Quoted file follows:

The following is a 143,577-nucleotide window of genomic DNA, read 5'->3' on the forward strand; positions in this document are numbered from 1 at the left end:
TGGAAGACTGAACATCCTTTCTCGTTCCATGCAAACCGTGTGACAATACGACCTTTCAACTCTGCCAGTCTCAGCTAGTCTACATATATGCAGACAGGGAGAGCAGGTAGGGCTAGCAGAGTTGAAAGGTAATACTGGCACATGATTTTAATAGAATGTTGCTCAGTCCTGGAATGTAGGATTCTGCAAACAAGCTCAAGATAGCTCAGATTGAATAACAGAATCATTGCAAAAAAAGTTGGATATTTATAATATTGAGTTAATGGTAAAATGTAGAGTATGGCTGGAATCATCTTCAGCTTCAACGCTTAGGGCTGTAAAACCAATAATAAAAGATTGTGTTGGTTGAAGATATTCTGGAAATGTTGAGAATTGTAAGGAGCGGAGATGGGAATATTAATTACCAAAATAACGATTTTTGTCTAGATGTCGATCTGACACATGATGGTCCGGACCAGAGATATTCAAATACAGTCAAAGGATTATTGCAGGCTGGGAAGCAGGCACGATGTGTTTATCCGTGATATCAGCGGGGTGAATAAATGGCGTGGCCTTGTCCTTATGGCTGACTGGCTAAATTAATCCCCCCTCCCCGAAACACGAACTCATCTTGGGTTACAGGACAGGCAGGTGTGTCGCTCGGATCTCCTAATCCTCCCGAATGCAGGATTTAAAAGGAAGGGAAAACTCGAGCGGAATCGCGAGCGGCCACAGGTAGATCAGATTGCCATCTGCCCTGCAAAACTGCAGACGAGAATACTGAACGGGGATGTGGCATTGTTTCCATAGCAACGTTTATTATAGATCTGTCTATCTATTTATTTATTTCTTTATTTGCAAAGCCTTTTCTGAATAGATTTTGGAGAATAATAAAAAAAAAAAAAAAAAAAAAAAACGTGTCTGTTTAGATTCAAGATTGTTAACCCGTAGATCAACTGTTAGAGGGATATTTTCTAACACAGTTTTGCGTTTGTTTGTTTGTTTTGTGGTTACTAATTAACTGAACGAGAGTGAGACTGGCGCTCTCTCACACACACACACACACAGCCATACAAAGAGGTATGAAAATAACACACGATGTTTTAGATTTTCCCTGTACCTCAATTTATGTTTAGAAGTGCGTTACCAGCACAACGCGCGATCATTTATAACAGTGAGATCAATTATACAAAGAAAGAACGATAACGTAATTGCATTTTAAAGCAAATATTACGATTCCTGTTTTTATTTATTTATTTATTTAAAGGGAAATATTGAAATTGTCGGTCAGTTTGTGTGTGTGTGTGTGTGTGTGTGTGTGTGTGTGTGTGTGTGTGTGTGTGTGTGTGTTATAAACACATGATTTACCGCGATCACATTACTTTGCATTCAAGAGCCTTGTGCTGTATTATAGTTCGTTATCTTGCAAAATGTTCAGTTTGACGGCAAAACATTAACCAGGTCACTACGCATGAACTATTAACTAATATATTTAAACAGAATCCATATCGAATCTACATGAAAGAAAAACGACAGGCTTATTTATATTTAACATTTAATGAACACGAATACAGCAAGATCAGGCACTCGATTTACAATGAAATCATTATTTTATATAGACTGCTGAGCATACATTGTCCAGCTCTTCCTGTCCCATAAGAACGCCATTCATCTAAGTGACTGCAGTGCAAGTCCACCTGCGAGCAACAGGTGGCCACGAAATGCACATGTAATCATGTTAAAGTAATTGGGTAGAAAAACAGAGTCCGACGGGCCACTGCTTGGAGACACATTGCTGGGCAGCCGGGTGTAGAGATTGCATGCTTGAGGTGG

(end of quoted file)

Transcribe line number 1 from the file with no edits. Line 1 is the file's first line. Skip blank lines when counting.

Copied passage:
The following is a 143,577-nucleotide window of genomic DNA, read 5'->3' on the forward strand; positions in this document are numbered from 1 at the left end: